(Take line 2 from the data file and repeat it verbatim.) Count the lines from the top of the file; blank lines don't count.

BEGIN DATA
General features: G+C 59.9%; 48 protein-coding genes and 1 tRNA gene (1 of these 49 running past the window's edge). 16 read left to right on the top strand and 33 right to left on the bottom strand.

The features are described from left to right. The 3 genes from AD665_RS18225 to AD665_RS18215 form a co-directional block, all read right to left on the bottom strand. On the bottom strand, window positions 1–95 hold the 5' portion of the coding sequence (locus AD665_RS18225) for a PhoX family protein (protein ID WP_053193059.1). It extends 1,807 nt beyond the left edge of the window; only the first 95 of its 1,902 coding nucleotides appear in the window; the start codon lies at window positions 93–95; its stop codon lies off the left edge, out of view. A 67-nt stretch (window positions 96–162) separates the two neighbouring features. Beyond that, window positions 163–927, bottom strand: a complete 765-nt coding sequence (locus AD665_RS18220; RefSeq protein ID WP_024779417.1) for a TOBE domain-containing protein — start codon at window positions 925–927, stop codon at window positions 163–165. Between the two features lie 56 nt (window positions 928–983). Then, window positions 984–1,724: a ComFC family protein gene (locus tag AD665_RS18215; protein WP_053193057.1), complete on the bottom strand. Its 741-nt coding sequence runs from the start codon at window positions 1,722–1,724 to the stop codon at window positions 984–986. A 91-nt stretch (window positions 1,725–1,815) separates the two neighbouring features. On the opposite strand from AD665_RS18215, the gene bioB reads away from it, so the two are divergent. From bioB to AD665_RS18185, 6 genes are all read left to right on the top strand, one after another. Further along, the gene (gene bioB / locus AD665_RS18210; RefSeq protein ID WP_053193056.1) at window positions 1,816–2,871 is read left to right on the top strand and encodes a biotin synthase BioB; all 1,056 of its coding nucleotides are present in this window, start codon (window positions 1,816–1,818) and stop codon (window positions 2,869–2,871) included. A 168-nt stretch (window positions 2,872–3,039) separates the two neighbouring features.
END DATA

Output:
The features are described from left to right. The 3 genes from AD665_RS18225 to AD665_RS18215 form a co-directional block, all read right to left on the bottom strand. On the bottom strand, window positions 1–95 hold the 5' portion of the coding sequence (locus AD665_RS18225) for a PhoX family protein (protein ID WP_053193059.1). It extends 1,807 nt beyond the left edge of the window; only the first 95 of its 1,902 coding nucleotides appear in the window; the start codon lies at window positions 93–95; its stop codon lies off the left edge, out of view. A 67-nt stretch (window positions 96–162) separates the two neighbouring features. Beyond that, window positions 163–927, bottom strand: a complete 765-nt coding sequence (locus AD665_RS18220; RefSeq protein ID WP_024779417.1) for a TOBE domain-containing protein — start codon at window positions 925–927, stop codon at window positions 163–165. Between the two features lie 56 nt (window positions 928–983). Then, window positions 984–1,724: a ComFC family protein gene (locus tag AD665_RS18215; protein WP_053193057.1), complete on the bottom strand. Its 741-nt coding sequence runs from the start codon at window positions 1,722–1,724 to the stop codon at window positions 984–986. A 91-nt stretch (window positions 1,725–1,815) separates the two neighbouring features. On the opposite strand from AD665_RS18215, the gene bioB reads away from it, so the two are divergent. From bioB to AD665_RS18185, 6 genes are all read left to right on the top strand, one after another. Further along, the gene (gene bioB / locus AD665_RS18210; RefSeq protein ID WP_053193056.1) at window positions 1,816–2,871 is read left to right on the top strand and encodes a biotin synthase BioB; all 1,056 of its coding nucleotides are present in this window, start codon (window positions 1,816–1,818) and stop codon (window positions 2,869–2,871) included. A 168-nt stretch (window positions 2,872–3,039) separates the two neighbouring features.